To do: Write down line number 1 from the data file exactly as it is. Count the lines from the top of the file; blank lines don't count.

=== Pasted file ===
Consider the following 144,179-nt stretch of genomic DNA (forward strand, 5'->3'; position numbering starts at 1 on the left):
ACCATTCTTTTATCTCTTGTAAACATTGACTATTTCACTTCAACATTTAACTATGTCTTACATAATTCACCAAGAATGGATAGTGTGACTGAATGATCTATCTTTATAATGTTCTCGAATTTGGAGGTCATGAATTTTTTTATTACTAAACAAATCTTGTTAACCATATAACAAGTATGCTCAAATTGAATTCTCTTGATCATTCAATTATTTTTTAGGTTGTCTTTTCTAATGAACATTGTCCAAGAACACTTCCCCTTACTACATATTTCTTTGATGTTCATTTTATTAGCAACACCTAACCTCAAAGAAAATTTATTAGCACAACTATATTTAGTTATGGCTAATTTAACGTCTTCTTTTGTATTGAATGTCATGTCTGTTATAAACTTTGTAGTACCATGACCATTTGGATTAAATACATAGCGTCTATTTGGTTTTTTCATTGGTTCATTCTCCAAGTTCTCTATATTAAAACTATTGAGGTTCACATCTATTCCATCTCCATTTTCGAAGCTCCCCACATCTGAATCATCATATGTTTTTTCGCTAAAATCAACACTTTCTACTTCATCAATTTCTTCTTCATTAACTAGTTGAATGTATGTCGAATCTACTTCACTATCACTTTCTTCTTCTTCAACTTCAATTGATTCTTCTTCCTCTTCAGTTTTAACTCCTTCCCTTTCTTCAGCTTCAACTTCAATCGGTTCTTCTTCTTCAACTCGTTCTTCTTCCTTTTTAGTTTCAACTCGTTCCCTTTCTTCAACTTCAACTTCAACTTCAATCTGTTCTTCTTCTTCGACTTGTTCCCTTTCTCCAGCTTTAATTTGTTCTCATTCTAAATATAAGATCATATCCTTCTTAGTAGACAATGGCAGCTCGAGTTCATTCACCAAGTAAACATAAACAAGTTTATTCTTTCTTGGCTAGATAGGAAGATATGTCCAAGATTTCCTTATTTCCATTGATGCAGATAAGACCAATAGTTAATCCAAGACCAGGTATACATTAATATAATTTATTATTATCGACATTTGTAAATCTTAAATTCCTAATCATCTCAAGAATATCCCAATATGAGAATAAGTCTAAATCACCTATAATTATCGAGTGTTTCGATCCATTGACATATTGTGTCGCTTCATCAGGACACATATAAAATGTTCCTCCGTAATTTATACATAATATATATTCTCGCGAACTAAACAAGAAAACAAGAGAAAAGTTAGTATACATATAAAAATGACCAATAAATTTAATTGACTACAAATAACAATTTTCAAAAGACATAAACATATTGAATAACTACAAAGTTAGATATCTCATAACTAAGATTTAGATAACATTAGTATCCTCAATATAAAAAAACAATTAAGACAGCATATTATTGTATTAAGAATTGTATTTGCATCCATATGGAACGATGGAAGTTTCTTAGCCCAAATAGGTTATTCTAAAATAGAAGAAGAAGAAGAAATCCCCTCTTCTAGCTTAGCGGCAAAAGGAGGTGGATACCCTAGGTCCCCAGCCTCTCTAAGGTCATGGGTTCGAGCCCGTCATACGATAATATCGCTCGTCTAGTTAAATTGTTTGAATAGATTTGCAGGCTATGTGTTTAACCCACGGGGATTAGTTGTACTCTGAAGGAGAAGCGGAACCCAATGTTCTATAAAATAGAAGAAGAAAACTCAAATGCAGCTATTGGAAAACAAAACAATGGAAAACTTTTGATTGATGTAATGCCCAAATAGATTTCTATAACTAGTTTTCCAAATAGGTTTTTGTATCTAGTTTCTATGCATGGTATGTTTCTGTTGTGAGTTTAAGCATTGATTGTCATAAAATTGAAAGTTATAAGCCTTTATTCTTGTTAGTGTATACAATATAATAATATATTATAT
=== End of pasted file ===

Consider the following 144,179-nt stretch of genomic DNA (forward strand, 5'->3'; position numbering starts at 1 on the left):